One continent nears recognition as another suffers annihilation

18 Feb 201718 Shares

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February began with news of the Indian annihilation of a forgotten continent. Now, a New Zealand-based pretender to the continental throne is gaining momentum.

Zealandia, largely submerged in the Pacific Ocean, is not quite a continent – as yet, it is relatively unrecognised.

Beneath the surface, 94pc of Zealandia is largely unseen. A mere 6pc – made up of New Zealand’s north and south islands, as well as New Caledonia – is actual land, so to speak.

Continent

New neighbour

In a paper published last week in the Geological Society of America’s Journal, a team of researchers led by Nick Mortimer established that the wannabe continent measures 5m sq km – about two thirds of neighbouring Australia.

Roughly the same size as the Indian subcontinent, Zealandia is thought to have split from the old giant continent of Gondwana some time between 60-85m years ago.

“This is a big piece of ground we’re talking about, even if it is submerged,” said Mortimer, a New Zealand geologist, whose team is pushing for proper recognition of what would become the eighth continent.

Simplified map of Earth’s tectonic plates and continents, including Zealandia. Image: GSA

Simplified map of Earth’s tectonic plates and continents, including Zealandia. Image: GSA

Made up of a thick continental crust, its isolation from Australia is just one reason why Mortimer and a growing number of geologists think it should be considered a continent all to itself.

In addition, and in slightly more technical terminology, it has elevated bathymetry relative to surrounding oceanic crust, diverse and silica-rich rocks, and relatively thick and low-velocity crustal structure.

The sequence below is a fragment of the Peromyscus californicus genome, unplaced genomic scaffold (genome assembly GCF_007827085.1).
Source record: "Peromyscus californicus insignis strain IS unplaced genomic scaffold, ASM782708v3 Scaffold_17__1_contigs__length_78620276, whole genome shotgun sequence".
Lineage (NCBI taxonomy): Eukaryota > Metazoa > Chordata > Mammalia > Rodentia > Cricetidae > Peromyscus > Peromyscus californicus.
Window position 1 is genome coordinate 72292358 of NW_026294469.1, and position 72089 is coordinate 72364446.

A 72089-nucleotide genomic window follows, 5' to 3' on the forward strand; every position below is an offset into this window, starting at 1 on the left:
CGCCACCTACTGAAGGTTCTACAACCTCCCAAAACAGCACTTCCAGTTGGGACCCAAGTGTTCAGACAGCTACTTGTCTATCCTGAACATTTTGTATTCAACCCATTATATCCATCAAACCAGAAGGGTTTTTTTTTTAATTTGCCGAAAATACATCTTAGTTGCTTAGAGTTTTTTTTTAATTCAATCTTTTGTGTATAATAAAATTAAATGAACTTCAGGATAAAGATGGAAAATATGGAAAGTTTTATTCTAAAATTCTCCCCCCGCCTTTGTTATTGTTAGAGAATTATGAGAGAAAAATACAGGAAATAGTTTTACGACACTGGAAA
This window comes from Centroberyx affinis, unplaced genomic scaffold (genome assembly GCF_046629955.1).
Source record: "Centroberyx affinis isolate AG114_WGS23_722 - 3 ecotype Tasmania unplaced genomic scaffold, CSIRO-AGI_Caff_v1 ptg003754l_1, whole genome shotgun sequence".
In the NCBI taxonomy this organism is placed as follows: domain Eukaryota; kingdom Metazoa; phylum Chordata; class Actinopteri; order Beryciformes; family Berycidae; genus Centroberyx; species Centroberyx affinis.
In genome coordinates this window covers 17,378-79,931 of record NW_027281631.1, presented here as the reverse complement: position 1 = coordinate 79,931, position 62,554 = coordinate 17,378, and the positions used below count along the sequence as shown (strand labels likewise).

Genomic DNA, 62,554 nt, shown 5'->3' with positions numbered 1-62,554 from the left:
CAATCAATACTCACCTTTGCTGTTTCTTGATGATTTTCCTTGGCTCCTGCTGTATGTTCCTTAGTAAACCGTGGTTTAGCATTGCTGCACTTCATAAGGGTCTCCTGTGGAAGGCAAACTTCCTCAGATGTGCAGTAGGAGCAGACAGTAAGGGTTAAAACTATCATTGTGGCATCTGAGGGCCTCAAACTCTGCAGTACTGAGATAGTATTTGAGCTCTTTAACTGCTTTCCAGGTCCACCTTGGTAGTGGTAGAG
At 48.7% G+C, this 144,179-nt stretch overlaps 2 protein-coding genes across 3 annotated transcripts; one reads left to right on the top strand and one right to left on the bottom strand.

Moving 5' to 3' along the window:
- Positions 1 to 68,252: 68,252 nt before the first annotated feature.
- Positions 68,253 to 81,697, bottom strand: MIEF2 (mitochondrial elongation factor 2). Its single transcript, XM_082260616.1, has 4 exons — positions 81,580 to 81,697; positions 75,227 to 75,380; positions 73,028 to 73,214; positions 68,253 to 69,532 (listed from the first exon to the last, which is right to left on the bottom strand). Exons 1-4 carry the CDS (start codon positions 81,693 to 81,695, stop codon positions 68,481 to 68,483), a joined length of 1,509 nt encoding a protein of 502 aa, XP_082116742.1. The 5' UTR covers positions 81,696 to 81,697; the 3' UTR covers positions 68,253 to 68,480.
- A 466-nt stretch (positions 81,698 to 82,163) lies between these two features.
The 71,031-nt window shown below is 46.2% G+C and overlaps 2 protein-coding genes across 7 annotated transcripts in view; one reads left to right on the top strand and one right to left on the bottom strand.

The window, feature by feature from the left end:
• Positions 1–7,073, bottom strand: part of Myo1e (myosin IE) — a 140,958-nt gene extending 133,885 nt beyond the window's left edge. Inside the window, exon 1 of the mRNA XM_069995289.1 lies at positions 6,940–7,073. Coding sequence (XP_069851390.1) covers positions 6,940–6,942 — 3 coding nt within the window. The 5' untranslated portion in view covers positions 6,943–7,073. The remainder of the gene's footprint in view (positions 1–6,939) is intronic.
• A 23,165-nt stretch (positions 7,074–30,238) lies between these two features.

Plenty of fuss

Speaking to The Guardian, Mortimer said that although this is the first major paper dedicated to Zealandia, local geoscientists have been talking about the ‘new’ continent for years.

“They probably wonder what all the fuss is about,” he said, noting the release of a bathymetric map – a study of ocean floors – in 2002 as a pivotal moment.

“That’s when the penny dropped, really … From that point, that map was literally our roadmap for some crosses, just trying to get rocks out of all the four corners of Zealandia that we could, so we could prove up the geology.”

Should more scientists refer to Zealandia as a continent, should it be included in school books, for there is no official recognition of such things, then it will join Australia, Asia, Antarctica, Europe, Africa, North America and South America as the eighth continent.

Long gone

It will not join Mauritia, though, a similar Gondowana-deserter. Located under Mauritius, Mauritia was ripped apart when Africa and Eurasia split.

This continent then broke off from the island of Madagascar, when Africa, India, Australia and Antarctica split up to form the Indian Ocean of today.

In a paper published to Nature Communications, a team of South African, German and Norwegian researchers came to the conclusion of a lost continent when they discovered a mineral called zircon on the island of Mauritius.

Lost continent

Indian Ocean topography showing the location of Mauritius as part of a chain of progressively older volcanoes extending from the presently active hot spot of Réunion, towards the 65m-year-old Deccan Traps of north-west India. Image: Wits University

The discovery of zircon in any geological find would suggest ancient tectonic movements, but the age of the zircon discovered on Mauritius – estimated to be 3bn years old – is much higher than any other rock found on the island.

“Earth is made up of two parts: continents, which are old, and oceans, which are young,” said Wits University’s Prof Lewis Ashwal, author of the paper.

“On the continents, you find rocks that are over 4bn years old, but you find nothing like that in the oceans, as this is where new rocks are formed.

“The fact that we have found zircons of this age proves that there are much older crustal materials under Mauritius that could only have originated from a continent.”

A sorry end for one continent, a late bloom for another.

Gordon Hunt is senior communications and context executive at NDRC. He previously worked as a journalist with Silicon Republic.

editorial@siliconrepublic.com